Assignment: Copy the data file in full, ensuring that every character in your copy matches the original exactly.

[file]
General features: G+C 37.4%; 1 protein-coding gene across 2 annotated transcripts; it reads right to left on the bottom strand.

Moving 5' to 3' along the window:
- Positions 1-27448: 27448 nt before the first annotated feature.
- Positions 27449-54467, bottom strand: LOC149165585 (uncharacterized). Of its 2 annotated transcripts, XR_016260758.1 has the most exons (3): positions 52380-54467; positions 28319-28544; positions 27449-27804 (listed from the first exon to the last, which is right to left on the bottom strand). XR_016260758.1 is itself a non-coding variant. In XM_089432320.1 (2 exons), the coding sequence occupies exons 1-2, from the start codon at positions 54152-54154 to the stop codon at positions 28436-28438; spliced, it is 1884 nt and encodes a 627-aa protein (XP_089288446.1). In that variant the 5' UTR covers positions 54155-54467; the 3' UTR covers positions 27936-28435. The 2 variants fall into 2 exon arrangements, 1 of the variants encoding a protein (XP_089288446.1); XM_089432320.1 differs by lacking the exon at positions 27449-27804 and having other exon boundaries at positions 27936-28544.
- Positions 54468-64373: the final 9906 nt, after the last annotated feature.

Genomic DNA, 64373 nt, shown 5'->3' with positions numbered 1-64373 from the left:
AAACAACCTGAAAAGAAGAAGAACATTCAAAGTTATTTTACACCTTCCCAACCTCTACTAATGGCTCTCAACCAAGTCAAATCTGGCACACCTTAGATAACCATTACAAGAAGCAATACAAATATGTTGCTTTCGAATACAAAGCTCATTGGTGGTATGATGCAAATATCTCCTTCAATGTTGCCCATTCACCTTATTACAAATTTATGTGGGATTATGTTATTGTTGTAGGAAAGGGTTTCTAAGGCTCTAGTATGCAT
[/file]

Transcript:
General features: G+C 37.4%; 1 protein-coding gene across 2 annotated transcripts; it reads right to left on the bottom strand.

Moving 5' to 3' along the window:
- Positions 1-27448: 27448 nt before the first annotated feature.
- Positions 27449-54467, bottom strand: LOC149165585 (uncharacterized). Of its 2 annotated transcripts, XR_016260758.1 has the most exons (3): positions 52380-54467; positions 28319-28544; positions 27449-27804 (listed from the first exon to the last, which is right to left on the bottom strand). XR_016260758.1 is itself a non-coding variant. In XM_089432320.1 (2 exons), the coding sequence occupies exons 1-2, from the start codon at positions 54152-54154 to the stop codon at positions 28436-28438; spliced, it is 1884 nt and encodes a 627-aa protein (XP_089288446.1). In that variant the 5' UTR covers positions 54155-54467; the 3' UTR covers positions 27936-28435. The 2 variants fall into 2 exon arrangements, 1 of the variants encoding a protein (XP_089288446.1); XM_089432320.1 differs by lacking the exon at positions 27449-27804 and having other exon boundaries at positions 27936-28544.
- Positions 54468-64373: the final 9906 nt, after the last annotated feature.

Genomic DNA, 64373 nt, shown 5'->3' with positions numbered 1-64373 from the left:
AAACAACCTGAAAAGAAGAAGAACATTCAAAGTTATTTTACACCTTCCCAACCTCTACTAATGGCTCTCAACCAAGTCAAATCTGGCACACCTTAGATAACCATTACAAGAAGCAATACAAATATGTTGCTTTCGAATACAAAGCTCATTGGTGGTATGATGCAAATATCTCCTTCAATGTTGCCCATTCACCTTATTACAAATTTATGTGGGATTATGTTATTGTTGTAGGAAAGGGTTTCTAAGGCTCTAGTATGCAT